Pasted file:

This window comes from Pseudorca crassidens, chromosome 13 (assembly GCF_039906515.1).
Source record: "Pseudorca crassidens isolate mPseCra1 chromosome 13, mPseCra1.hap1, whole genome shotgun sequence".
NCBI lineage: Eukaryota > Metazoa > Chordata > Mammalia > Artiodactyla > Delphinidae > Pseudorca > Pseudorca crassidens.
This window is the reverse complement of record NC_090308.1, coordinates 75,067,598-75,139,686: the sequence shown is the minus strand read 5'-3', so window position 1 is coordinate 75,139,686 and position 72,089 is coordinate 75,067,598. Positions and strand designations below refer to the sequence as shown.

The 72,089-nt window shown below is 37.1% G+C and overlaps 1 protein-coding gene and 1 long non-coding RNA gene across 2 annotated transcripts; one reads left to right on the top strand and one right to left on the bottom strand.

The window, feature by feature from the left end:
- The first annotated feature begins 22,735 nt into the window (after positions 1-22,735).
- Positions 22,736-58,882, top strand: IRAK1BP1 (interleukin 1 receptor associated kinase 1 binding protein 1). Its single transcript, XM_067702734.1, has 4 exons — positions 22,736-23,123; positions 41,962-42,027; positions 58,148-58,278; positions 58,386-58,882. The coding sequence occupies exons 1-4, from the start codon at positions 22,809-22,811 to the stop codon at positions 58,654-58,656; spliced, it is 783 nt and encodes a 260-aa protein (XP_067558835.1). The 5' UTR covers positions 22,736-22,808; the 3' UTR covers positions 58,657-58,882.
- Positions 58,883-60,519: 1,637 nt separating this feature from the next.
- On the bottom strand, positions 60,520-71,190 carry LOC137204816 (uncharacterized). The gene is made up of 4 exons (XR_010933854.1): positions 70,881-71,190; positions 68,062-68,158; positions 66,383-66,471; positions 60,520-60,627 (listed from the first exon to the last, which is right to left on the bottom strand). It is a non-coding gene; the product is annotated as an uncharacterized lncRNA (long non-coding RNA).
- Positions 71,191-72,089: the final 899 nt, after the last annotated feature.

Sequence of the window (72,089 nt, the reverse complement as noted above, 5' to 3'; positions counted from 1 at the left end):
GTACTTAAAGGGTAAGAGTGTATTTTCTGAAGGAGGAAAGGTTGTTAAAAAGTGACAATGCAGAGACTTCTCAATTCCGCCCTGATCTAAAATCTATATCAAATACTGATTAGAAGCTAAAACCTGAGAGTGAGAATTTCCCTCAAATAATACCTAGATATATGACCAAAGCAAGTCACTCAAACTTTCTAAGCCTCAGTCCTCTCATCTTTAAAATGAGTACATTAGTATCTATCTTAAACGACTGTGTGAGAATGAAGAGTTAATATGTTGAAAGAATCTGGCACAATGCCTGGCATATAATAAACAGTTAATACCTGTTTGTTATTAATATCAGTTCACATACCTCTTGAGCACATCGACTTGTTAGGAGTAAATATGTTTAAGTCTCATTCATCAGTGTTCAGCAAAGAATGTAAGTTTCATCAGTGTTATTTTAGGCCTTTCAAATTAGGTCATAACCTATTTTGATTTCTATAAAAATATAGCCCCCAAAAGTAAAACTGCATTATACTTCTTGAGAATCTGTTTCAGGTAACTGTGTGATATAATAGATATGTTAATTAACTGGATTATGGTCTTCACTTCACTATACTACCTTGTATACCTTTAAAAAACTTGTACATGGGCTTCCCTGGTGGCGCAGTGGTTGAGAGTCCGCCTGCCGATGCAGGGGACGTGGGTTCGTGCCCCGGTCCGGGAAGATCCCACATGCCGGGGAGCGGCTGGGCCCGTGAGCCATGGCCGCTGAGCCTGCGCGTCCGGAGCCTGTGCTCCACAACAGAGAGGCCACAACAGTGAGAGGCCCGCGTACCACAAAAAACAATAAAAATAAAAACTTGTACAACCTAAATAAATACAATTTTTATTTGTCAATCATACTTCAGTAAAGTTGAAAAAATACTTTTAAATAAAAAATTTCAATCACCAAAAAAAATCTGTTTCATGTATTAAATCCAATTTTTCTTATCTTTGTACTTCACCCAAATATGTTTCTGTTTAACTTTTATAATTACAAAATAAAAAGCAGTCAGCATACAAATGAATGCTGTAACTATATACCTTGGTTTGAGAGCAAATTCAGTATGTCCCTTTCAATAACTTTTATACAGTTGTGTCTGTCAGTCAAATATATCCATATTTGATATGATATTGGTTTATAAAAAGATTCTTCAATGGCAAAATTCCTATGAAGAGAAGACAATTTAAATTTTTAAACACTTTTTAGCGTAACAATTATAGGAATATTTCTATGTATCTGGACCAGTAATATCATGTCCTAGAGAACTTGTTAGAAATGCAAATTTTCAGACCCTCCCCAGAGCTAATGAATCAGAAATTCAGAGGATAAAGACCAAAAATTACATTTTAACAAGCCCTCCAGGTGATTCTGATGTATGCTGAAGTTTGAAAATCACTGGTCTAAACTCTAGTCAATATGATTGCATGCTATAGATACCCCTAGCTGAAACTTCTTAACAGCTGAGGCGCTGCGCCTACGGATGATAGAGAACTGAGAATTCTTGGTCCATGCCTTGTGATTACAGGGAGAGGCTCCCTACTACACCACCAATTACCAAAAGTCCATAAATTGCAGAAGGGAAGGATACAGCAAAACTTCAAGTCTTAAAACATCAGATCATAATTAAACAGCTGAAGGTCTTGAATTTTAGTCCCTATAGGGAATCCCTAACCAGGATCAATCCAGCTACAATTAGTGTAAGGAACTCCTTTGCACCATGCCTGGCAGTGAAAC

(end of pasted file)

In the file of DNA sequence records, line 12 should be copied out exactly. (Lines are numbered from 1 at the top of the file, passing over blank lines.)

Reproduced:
Sequence of the window (72,089 nt, the reverse complement as noted above, 5' to 3'; positions counted from 1 at the left end):